Sleep tracking was helpful, but not as accurate in my test. For example, the clock suddenly decided one night while I was laying on my trainer that I was asleep and even had myself in deep sleep for well over 20 minutes, which was certainly not the case. Most days, my falling asleep and waking up were added correctly.
Sleep tracking data
It was cool to see your sleep distribution, although I’m still not convinced that this data is of meaningful value. It would also be helpful to have a couple of sleep data metrics on the watch itself instead of having to go into the Zepp app every time.
My T-Rex setup included the standard dial with AOD enabled and brightness set to automatic. Screen timeout was set to the lowest (5 seconds), and heart rate tracking ran at one-minute intervals throughout the day. I also had automatic sleep tracking and stress monitoring. I would push at least 20 minutes of walking a day and three workout programs on weekdays.
With these exact settings, the T-Rex Pro would last me for 5 days and usually started day six with approximately 10% battery life. Charging time was about an hour (1 hour and 4 minutes) from almost empty to 100%, which falls in line with what I have seen from competing watches.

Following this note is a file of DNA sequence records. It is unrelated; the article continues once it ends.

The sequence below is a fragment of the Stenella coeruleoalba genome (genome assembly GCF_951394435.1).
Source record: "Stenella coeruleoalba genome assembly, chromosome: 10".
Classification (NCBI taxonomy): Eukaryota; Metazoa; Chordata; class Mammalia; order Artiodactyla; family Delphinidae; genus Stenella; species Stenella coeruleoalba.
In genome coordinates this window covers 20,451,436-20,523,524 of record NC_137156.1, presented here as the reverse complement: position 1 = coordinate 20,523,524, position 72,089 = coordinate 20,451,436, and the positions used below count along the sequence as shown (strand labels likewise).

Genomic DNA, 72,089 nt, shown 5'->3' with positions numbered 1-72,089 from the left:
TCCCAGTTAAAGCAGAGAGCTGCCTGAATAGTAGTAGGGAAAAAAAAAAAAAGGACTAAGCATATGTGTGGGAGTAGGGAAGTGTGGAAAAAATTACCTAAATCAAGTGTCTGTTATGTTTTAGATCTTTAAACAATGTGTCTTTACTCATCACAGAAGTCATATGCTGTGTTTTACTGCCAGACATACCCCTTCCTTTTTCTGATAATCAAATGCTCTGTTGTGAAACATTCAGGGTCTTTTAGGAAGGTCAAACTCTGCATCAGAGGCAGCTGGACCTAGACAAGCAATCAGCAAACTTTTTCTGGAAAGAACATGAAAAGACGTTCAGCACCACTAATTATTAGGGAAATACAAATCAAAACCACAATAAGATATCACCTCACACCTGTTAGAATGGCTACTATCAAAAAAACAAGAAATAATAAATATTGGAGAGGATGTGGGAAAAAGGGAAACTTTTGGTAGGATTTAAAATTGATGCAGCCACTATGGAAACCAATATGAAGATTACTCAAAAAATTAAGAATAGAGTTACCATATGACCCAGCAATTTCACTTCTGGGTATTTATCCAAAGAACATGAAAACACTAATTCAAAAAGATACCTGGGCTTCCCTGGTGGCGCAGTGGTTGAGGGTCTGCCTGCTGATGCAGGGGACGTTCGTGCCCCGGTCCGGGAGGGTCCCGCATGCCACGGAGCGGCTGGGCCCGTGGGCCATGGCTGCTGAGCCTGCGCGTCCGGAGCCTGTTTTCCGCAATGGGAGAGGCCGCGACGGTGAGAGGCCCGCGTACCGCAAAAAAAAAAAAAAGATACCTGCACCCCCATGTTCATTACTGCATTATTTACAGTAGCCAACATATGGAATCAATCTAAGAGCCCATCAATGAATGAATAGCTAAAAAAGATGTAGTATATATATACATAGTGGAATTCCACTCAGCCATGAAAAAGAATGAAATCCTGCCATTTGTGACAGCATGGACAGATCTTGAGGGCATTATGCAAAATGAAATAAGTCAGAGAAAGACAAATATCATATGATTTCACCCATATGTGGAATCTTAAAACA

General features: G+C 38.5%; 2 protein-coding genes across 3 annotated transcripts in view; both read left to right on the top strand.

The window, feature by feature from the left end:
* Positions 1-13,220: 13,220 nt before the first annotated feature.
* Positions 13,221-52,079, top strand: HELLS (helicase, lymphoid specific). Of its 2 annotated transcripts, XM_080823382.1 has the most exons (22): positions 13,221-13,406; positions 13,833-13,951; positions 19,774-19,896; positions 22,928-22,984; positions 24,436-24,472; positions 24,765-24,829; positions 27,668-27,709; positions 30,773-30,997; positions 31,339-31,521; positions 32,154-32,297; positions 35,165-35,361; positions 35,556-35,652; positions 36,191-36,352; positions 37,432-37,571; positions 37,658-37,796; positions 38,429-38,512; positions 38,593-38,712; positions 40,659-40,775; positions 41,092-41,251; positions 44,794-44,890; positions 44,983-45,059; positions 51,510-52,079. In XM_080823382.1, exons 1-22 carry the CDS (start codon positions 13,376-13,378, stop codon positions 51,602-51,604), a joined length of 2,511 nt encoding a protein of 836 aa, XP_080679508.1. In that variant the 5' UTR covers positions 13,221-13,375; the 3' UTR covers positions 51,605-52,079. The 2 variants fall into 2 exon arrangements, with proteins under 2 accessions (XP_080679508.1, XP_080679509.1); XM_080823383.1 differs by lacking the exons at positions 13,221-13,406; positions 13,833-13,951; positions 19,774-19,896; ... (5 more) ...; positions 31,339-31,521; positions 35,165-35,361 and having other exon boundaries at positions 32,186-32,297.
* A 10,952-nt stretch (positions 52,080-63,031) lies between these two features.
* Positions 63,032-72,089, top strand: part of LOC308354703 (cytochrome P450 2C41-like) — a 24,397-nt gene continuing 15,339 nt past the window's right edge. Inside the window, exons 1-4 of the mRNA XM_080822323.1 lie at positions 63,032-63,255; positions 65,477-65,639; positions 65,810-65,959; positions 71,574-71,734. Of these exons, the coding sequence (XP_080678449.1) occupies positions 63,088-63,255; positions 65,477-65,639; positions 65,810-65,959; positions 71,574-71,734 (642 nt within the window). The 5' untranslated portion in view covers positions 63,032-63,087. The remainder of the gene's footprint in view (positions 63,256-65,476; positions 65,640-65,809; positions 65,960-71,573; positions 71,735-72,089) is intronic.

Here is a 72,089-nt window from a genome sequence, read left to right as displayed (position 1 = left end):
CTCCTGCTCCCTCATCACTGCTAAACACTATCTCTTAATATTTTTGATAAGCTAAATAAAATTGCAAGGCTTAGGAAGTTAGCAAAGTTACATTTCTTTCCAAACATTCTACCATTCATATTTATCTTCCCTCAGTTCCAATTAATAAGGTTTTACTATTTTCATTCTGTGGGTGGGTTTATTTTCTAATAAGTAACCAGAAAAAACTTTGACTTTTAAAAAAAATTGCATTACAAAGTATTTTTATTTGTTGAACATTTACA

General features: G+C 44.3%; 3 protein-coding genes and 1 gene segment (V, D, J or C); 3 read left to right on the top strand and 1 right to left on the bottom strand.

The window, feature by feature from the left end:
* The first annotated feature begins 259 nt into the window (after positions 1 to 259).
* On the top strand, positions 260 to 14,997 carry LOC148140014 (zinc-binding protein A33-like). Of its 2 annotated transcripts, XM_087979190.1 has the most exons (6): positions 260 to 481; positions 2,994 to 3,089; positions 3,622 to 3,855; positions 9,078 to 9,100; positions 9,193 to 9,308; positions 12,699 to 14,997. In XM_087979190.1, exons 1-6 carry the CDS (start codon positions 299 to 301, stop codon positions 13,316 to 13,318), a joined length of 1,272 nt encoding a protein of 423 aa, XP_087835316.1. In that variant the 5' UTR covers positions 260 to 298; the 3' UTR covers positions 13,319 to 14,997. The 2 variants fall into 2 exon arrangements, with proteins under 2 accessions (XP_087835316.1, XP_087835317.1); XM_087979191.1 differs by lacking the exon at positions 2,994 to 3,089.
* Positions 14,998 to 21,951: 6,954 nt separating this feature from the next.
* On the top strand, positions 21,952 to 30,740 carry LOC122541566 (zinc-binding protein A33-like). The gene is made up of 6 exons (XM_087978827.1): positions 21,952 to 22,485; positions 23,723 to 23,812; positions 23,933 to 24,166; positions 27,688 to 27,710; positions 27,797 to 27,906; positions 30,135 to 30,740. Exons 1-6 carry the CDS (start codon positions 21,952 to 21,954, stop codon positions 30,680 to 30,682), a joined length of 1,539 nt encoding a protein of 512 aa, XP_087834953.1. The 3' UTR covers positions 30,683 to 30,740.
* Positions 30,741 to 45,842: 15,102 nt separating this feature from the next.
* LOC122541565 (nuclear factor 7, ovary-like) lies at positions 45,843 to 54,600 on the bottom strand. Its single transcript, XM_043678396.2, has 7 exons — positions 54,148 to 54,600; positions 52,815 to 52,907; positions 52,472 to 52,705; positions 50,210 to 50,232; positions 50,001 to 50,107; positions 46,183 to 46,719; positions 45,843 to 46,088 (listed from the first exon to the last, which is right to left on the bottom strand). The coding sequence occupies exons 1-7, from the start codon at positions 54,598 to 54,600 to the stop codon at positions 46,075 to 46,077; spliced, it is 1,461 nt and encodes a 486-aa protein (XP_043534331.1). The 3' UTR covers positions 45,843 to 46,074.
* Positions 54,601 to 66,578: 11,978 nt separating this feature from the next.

The Amazfit T-Rex Pro marks many checkboxes for an affordable rugged smartwatch. It brings a solid, yet lightweight build, decently equipped spec list and delivers respectable battery life. It’s hard to find a similarly built smartwatch under $ 200 / € 200, and this places the T-Rex Pro in a class of its own. Upgrading from the original T-Rex does not seem like a real consideration though, as the new additions to the Pro are not as worthy.
Despite its OS limitations, questionable GPS and sleep tracking performance, the T-Rex Pro deserves your consideration if you are looking for a skilled smartwatch that is not afraid of extreme environments and can take a fall, bruises and even a deep dive underwater .
With its comfortable fit, skilled specification sheets and detailed sports tracking measurements, the Amazfit T-Rex Pro brings a balanced smartwatch offering to suit most casual users. The small compromises in software and tracking accuracy are easy to use and do not prevent the solid foundation on which the T-Rex Pro is built.
- Great build quality
- MIL-STD-810G certified
- Live AMOLED screen
- Detailed training data metrics and 100+ sports modes
- Fixed battery life
- Subpar GPS tracking
- Doubtful sleep tracking
- Limited operating system without third-party apps
- Automatic training detection is deficient